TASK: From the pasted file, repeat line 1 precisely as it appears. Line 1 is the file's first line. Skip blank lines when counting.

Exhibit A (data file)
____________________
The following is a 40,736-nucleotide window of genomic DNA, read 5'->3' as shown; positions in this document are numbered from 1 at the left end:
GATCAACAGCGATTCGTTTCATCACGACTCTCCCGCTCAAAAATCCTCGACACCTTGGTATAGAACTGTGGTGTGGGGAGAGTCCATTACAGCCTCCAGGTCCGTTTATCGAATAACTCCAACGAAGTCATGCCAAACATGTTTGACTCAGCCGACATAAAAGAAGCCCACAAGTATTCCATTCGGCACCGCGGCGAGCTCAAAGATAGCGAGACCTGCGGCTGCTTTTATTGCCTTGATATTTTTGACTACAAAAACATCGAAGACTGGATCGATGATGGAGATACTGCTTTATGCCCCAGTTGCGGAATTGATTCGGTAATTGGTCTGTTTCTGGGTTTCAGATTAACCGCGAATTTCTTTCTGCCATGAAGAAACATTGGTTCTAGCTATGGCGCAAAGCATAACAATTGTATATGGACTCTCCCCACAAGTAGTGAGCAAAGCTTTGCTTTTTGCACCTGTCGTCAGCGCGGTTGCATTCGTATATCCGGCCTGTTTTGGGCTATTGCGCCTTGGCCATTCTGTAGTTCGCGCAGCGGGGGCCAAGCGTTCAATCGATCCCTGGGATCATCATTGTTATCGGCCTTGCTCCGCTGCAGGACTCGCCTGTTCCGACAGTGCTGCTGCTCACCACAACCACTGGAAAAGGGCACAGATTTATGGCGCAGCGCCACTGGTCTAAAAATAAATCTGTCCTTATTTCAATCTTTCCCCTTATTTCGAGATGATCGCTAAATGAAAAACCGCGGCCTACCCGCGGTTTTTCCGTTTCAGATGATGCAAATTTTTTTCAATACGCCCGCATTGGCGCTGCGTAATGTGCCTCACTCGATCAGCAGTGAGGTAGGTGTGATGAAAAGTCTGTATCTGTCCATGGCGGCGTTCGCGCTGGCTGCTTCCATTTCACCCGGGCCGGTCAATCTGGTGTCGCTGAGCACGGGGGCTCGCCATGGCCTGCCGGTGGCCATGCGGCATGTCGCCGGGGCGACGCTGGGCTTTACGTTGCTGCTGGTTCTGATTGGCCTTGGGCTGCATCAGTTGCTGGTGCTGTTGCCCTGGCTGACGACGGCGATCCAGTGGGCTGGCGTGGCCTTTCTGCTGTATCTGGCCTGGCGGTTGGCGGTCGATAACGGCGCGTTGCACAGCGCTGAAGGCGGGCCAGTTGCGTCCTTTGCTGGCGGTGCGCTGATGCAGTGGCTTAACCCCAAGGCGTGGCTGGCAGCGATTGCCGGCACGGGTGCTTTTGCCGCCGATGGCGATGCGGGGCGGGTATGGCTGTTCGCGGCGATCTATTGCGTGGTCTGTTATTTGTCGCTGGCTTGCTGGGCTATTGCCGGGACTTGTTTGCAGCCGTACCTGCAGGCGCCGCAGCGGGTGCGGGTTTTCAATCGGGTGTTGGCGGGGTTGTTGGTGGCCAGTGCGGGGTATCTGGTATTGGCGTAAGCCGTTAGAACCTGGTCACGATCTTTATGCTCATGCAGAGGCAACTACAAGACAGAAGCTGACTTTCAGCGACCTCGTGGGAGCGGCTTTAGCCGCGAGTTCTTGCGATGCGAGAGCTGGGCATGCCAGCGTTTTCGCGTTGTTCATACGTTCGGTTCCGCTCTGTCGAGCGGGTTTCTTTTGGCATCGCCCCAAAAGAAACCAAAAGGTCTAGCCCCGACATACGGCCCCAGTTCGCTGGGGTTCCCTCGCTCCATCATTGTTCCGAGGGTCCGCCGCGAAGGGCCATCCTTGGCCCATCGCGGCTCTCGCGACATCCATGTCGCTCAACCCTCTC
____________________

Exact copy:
The following is a 40,736-nucleotide window of genomic DNA, read 5'->3' as shown; positions in this document are numbered from 1 at the left end: